The house that my kids and mokos moved in to recently, has been sold and they are on the move again. This time they are going back into town.
Being in the countryside has done them all the most amazing world of good. The mokos (grandchildren) have discovered their groove and rediscovered their confidence. My eldest daughter has found her groove, gotten herself a new job – which she’s loving, and most importantly, she’s learnt how to say No to the stuff she doesn’t want or need! My youngest daughter has a new appreciation for her sister and the amount of work she does … the stresses that face a mama with 3 extremely strong willed little darlings. She has also found her groove and another layer of confidence. She enrolled in a hair dressing course, which she’s loving! It’s so nice to see her happy at what she’s doing. And her little midget, #4 moko, has thrived with her cousins around. She’s loved and protected – x6 … and she’s benefiting from that. And the oldest girls partner … well he makes Me proud 🙂 He struggles with so much feminine strength around him lol … but he too, is finding his groove.
So, my eldest daughter rang Me at midnight the other night … and once I realised there was No pending emergency, she says … ‘Well you’re usually awake, so I thought I’d ring for a chat and to see how you are’ LOL … how could I refuse that 🙂
As we do, we got into deep conversation pretty quickly and a couple things came out.
To digress though: Me and the partner had been discussing the ‘kids and puppy’ video thats been doing the rounds on social media recently. This dude set up an experiment to lure kids away from a park, (with their parents present) with a cute little puppy. Every single kid went with the stranger; rightly so, the parents were horrified. Now theres all kinds of shizz ethically wrong with doing this sort of experiment, but what it did bring to light – or so they thought – was that kids are easily manipulated, thus unprotected.
My comment to the partner was, that it wasn’t so much that kids were easily manipulated, but that We (society, schools, parents, friends) have taught our kids, with one hand to be socially ‘polite’, and then with the other hand, have told them not to talk to strangers etc. But technically they are not strangers after they have introduced themselves, right? We make our kids kiss aunty so-and-so, when they meet her for the first time, even when the kid doesn’t want to … because, ‘it’s rude not too’. And then We act surprised when they toodle off with a nice stranger who has a cute puppy. I reckoned my Mokos wouldn’t do this. Because what they have been taught is something very different.
A. Trust their gut.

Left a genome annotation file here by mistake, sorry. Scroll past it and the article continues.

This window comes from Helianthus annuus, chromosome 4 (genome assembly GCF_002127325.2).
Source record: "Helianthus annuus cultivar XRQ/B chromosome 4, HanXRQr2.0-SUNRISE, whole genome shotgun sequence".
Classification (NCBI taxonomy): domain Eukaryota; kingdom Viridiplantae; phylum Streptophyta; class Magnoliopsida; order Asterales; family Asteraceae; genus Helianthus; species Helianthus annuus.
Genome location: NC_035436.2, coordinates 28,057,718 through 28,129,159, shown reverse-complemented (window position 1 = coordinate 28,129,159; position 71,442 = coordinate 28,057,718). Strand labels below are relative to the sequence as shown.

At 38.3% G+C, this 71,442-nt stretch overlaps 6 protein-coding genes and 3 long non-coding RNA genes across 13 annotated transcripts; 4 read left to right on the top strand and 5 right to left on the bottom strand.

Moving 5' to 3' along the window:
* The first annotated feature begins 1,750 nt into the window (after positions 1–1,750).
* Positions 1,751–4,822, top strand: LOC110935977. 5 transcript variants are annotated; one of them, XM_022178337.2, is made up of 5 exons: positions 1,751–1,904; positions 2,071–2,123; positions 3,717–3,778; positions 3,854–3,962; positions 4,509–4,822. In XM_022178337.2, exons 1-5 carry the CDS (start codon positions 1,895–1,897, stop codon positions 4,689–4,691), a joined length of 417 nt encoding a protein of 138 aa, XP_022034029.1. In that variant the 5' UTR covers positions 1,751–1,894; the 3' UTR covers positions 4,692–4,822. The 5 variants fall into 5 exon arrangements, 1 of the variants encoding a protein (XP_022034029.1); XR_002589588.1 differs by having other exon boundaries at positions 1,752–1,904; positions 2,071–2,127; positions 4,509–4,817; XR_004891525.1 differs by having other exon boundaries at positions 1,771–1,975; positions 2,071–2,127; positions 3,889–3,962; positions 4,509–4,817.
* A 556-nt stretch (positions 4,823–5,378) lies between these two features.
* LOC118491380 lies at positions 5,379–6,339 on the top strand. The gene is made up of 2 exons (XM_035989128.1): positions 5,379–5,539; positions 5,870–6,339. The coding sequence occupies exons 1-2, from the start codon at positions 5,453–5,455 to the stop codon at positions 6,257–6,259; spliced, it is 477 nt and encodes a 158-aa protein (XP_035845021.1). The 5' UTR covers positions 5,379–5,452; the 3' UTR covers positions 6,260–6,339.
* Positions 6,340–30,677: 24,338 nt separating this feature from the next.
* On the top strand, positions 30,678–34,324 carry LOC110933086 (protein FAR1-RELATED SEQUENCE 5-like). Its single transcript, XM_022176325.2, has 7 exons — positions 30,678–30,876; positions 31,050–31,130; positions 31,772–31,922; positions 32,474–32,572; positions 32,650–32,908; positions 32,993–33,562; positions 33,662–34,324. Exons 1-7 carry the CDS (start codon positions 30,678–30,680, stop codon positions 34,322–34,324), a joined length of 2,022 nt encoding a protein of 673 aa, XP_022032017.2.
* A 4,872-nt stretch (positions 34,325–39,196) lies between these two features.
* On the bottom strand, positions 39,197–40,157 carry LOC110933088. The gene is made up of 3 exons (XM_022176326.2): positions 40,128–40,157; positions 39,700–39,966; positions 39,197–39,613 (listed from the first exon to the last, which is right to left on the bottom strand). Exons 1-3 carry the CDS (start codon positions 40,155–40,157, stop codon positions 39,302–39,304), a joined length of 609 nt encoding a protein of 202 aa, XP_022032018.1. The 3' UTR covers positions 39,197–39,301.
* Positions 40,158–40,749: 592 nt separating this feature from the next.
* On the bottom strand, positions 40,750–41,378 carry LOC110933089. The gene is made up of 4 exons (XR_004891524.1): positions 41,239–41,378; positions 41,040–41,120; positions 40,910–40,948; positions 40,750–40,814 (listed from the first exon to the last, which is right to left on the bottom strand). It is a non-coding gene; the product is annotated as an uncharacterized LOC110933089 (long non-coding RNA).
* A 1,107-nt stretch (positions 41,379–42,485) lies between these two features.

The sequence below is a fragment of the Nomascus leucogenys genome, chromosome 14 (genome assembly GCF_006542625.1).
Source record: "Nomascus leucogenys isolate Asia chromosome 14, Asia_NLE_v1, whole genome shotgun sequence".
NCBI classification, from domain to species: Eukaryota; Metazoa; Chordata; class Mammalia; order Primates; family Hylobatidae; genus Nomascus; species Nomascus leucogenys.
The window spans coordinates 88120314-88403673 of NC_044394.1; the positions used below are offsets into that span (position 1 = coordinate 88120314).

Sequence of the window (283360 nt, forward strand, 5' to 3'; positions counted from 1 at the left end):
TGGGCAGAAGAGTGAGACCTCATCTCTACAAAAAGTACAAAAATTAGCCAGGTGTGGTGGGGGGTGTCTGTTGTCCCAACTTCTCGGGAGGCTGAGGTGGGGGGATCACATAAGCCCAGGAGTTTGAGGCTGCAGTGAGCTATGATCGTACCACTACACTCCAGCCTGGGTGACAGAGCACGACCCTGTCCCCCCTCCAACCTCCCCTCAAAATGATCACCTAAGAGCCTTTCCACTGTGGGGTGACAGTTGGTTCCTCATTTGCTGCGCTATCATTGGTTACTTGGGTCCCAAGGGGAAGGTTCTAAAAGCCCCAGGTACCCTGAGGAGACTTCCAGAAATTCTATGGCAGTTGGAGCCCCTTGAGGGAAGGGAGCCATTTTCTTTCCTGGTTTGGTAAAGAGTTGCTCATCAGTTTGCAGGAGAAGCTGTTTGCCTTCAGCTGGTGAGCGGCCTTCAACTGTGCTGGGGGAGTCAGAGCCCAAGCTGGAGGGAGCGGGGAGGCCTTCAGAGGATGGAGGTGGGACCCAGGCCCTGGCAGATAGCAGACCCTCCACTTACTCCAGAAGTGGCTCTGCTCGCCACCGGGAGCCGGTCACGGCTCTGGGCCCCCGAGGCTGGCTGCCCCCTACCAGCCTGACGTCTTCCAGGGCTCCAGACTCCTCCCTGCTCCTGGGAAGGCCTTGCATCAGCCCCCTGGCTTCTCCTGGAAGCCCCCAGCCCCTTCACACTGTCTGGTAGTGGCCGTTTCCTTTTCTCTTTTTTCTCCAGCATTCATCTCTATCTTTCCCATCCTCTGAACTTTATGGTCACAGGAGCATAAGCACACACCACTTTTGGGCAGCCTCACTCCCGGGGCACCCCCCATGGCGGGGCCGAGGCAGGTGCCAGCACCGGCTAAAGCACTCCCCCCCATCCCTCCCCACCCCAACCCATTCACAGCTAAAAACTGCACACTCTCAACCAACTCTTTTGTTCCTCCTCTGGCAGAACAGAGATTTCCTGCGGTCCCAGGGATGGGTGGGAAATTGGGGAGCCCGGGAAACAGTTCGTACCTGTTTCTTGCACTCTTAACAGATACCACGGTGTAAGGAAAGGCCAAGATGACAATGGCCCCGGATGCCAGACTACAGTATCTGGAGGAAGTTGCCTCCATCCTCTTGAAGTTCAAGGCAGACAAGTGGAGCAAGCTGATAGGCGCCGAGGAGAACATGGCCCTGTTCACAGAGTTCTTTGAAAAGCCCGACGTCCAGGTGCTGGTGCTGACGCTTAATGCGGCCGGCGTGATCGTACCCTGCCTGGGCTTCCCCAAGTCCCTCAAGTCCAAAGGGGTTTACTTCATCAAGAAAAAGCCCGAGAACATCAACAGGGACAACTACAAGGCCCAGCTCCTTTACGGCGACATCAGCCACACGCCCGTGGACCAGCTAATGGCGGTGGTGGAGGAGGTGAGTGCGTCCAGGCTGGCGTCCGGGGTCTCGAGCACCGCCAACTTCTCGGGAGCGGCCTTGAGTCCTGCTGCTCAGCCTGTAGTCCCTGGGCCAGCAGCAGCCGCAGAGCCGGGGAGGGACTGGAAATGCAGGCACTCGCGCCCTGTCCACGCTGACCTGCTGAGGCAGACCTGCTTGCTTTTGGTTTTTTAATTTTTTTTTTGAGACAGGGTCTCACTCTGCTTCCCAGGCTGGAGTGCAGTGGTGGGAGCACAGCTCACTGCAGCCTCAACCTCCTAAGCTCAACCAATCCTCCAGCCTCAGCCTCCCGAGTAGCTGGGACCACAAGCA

B. If they don’t want to pucker up for aunt maude, they don’t, and they’re not told off for it.
Un-digress and back to topic…
My daughter said that she had organised for 2 of her church friends to go and pick up moko #1 & #2 after school on this particular day; but she had forgotten to tell the mokos.
So ‘after school’ arrives, and these 2 churchies rock up to the school to pick up the mokos. But they refused to get in the car. (I was chuckling by this point of the story … ). The 2 churchies did what ‘people’ usually do, which in my opinion is undermining and dangerous – they told the mokos that a. they knew who they were, so it’d be safe b. that their mother had rung them and organised this c. that it wasn’t their (the churchies) fault that the mokos mother hadn’t told them d. everything would be alright.
And the mokos still refused to get in the car with them. The mokos explanation to the churchies was: a. We are allowed to get in the car with 5 people. b. You guys are not on that list.
In the end, the churchies rang the mokos mother and bluntly said, ‘your kids won’t get in the car’. To which, my daughter replies: ‘Aw, good darlings. I forgot to tell them you were picking them up. Put them on the phone”.
Moko #1 gets on the phone … ‘Hey Mum … they’re not on the list ay.’ … ‘Yes son, you did good! I forgot to let you both know they were coming to pick you up, sorry about that. But what you did was perfect!’.
And it was!! She was proud of her babies … and I was super proud as a Nan, of my girl and the mokos 🙂
Then we got on to the impending move. She was worried that the mokos would be anxious and not want to go, and she was feeling guilty. So she re-framed the whole thing for them. And they re-framed it back.
Turns out they are excited to be ‘getting a new house’ cos the other is ‘old’ now.
And thats it.
They’re not anxious or overly complicated by the move … it’s just another adventure for them, and an adventure that they all get to have together! Isn’t that just beautiful 🙂
Turns out the whole parenting out of guilt, in my opinion, is a sickness that follows shitloads of parents … and I wonder if it has a lot to do with the resulting ‘i’m entitled’ attitudes that ooze out of some kids. It also seems to be partially responsible for the lack of common sense and reality they seem Not to possess.
But I’m proud of my kids … I’m proud of their mistakes, their efforts, their forthrightness, their ability to think, articulate, question …
I love them ❤
So a couple more weeks and we will be helping them make their next move … to start their next adventure 🙂 So exciting!